Recommended Reads | By Dr. Terry Paulson | Read time minutes
In an effort to be less than constructive as a manager, here are ten sure fire ways to alienate and demotivate your team on your change journey. Hit-or-miss approaches don't go far enough; this is your chance to use the best methods of corporate torture and humiliation developed by dictators, steamrollers and other "tough guy" bosses.
- Never give in to selling any change when you can exercise your power by demanding it. Demands keep staff in their place, down there somewhere. Tact and frequent communication does to authority what sugar does to teeth. You wouldn't want to rot your teeth; you wouldn't want to spoil your team. After all, if any of your people had any ideas worth listening to, one of them would be the boss.
- Develop a varied arsenal of "looks" to master the subtle put-down. A well-placed sigh and a "that was dumb" stare can work wonders in silencing your people. Add the verbal clinchers: "Are you kidding?" or "Do you really think I'd do that!" Try well-placed sarcasm: "Yeah, I knew I'd have this problem when they made me put you in this position!" When they react, just say, "Can't you take a joke without overreacting like most women do?"
- When providing performance feedback, don't let them find their own solution when you can reinforce your position of authority by telling them what they "obviously should have done!" Take them to the stone tablets enshrined on your office wall to show them the error of their ways. Be ready to use the Harvard Business Review, your MBA notes, or Dilbert cartoons to identify how defective they really are.
- Never deal with issues when you can attack the person. When they criticise your ideas, question their attitude and commitment to the team. When they miss a deadline, question their ability to handle responsibility. If they persist in making their point, keep them in their place by saying, "If I wanted your opinion, I'd give it to you!"
- Keep harping on the phrase, "More with Less" to explain your downsizing, reorganisations and cost-containment initiatives. Busy people are happy people whether they want to admit it or not. Don't let your need to hold the line on wages to impress stockholders stop you from taking the wage increases and bonuses you deserve for leading your team through such perilous times.
- Never give information or strategic direction until you have to. Once you do, never change your position. Now, if their ideas are really better, just wait a few weeks, make some slight adjustments, and then claim them as your own. They will squawk in the restrooms and lounges, but they will know what it is to respect authority.
- When things go wrong, you know who to sacrifice. When you're given a bunch of turkeys, how do they expect a leader to get them to fly? Never tarnish your reputation as a change agent when you have inexperienced, marginal team members to blame. If by chance your team does succeed on its own, take the credit. After all, with effective leadership even turkeys can fly in unison for 50 feet.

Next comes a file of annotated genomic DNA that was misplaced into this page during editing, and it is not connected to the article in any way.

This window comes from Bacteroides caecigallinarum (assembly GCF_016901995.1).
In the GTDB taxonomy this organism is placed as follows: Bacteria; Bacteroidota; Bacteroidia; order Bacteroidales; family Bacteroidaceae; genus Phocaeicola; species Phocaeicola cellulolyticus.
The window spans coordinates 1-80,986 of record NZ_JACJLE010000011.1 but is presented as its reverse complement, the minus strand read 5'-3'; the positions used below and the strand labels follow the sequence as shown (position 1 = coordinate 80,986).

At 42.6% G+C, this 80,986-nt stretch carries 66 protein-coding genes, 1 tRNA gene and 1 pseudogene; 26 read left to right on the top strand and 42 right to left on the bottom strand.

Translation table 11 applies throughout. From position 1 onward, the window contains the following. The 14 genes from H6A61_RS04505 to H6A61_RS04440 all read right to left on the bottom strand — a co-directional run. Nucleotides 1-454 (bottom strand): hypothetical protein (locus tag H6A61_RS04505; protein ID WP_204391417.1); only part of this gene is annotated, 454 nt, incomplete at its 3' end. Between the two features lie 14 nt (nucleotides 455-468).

- Build your own corporate torture chamber adapted to the needs of your trouble-making staff. Know how to schedule hours to produce maximum aggravation. Keep the pressure on by making them work with team members they hate and projects they have no skills to draw on. When they are in the "dog house," let them know it is not supposed to be fun.
- Never give recognition; it sets the stage for complacency. After all, they are lucky they have a job. If you thank them, all they do is ask for more money. In this century of never-ending change, there is no place for a "good guy" on your corporate juggernaut!
- Bark is only as good as a bite. Fear is a great motivator. Don't waste your time with petty, lengthy documentation with your tough employees; make a scene by threatening their job on-the-spot. Sure, you'll lose a few, and don't worry about lawsuits. If you abuse them privately, there will be no witnesses and it's your word against theirs.
With these helpful hints, as a boss bent on failure, you can be sure to arrive there. You'll know if it is working. On the surface, people will appear to work. You will get compliance when you are in sight. You may find they work slow, make many errors, and have no concern for quality or customer service, but at least you know you will get the minimum. You will be butchered at the drinking fountains and in the lounges, but don't let petty gossip get in your way. You will feel lonely, but that goes with creating the illusion of power. They will have a going away party when you leave. Unfortunately, you will not be invited to the party. By the way, the Surgeon General warns that using these hints may be hazardous to your management career and a disaster to the team and organisation you serve.
Dr. Terry Paulson is a psychologist, professional speaker, and author of numerous articles and books including "50 Tips for Speaking Like a Pro" and "They Shoot Managers Don't They?" Dr. Paulson helps organisations, leaders and teams make change work. For more information on Dr. Paulson's programmes and resources visit www.terrypaulson.com or contact his office at 1-818-991-5110.